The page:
Run & Deploy with Docker

This tutorial is a “getting started” to run and deploy ATON framework through Docker.

The prerequisite is indeed you have Docker installed in your machine (generally a server node based on Linux OS). In a Debian Linux environment you can type the following commands from the main ATON folder (if you have Docker installed in a Windows environment, you just need to remove “sudo” from the command).

Quick run

The super-quick way to deploy ATON framework using Docker in a single command is:

sudo docker-compose up

This will build, run and deploy ATON framework on local port 8088 using a basic configuration, after a fresh install of the framework (e.g. after first clone from github). You can find more details and control in the next steps about Docker image, volume (for ATON data) and container.

Build a Docker image of ATON

This step allows to build a docker image of the framework using the base Dockerfile in the main root folder:

sudo docker build -t aton .

Once the command has completed all steps, we’ll have our docker image named “aton“. Keep in mind this will create the image starting from the current ATON instance you have configured in your main folder – including current data, users, scenes, etc. So if you launch this command on a fresh ATON instance, the image will contain base setup with samples and default users.

Note the default Dockerfile will create an image shipping all ATON micro-services. You are free to create custom Dockerfiles that suit your needs or specific infrastructures requirements (e.g. multiple containers, etc.).

Basic deploy

Once we built our docker image, we can create and run a new container from our “aton” image by typing:

sudo docker run -dp 8080:8080 aton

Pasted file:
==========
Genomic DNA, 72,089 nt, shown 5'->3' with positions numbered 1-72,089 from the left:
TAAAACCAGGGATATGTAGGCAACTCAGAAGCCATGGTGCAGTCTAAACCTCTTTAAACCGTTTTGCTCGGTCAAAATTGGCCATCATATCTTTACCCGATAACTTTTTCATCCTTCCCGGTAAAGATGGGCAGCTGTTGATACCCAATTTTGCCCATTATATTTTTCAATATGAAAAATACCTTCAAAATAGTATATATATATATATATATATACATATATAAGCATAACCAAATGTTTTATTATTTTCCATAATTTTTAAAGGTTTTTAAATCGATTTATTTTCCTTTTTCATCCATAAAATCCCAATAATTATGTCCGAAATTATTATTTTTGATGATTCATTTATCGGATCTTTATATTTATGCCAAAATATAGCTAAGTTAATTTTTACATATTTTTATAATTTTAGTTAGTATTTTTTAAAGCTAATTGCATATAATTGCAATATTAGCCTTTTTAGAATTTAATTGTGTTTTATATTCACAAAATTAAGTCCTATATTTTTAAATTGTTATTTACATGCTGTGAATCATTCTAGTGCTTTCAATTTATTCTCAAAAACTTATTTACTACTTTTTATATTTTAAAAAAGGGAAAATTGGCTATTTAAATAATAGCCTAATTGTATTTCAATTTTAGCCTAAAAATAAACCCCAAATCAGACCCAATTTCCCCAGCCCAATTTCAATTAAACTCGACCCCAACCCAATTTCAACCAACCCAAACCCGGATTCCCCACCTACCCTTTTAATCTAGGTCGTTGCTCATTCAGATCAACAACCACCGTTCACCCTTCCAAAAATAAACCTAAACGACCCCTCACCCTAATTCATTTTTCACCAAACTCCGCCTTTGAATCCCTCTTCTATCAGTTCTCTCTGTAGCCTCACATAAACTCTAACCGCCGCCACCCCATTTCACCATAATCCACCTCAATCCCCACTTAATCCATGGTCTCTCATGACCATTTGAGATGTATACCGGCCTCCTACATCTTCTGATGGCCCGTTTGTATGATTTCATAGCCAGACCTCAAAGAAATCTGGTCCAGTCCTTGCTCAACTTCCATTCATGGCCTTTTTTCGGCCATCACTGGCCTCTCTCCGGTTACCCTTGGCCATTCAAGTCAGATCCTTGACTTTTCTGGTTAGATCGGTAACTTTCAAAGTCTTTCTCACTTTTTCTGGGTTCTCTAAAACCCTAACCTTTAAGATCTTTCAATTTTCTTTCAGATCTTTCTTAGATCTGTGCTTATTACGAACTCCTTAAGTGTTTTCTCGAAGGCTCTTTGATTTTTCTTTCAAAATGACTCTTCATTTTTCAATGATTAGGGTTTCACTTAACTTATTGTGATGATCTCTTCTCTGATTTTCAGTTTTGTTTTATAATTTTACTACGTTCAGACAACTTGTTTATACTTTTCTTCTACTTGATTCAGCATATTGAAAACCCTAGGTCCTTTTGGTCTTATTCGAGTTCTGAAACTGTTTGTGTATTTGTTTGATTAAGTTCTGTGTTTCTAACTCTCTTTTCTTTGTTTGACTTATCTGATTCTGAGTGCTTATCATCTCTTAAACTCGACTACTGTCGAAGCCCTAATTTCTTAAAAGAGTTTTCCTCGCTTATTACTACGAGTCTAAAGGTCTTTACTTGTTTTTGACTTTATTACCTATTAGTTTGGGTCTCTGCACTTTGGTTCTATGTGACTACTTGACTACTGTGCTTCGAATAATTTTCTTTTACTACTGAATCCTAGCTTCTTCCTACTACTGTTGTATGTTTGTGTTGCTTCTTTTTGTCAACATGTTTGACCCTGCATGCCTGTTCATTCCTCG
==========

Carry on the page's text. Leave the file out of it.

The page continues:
This will run the container with the main ATON service exposed on the host’s port 8080. Notice that when the container will be stopped, all changes will be lost (e.g. new scenes, new users, etc…), since by default all files created inside a container are stored on a writable container layer – see this reference. We have different options for containers to store files persistently on the host machine, one is through volumes.

Create a Docker volume for ATON data

In order to create a Docker volume for our data folder, we can type:

sudo docker volume create aton-data

You can inspect the volume, and where is located on your filesystem, by typing:

sudo docker volume inspect aton-data

which should return something like:

  "CreatedAt": "2023-02-27T01:53:53+01:00",
  "Driver": "local",
  "Labels": {},
  "Mountpoint": "/var/snap/docker/common/var-lib-docker/volumes/aton-data/_data",
  "Name": "aton-data",
  "Options": {},
  "Scope": "local"

Run an ATON container with persistent data

Now we can run our container mounting our previously created volume, to keep persistent data, by typing:

sudo docker run -dp 8080:8080 --mount type=volume,src=aton-data,target=/aton/data aton

That’s it! You can start/stop your container without losing changes (published 3D scenes, etc.).

You are free to combine and explore a multitude of setups depending on your Docker environment.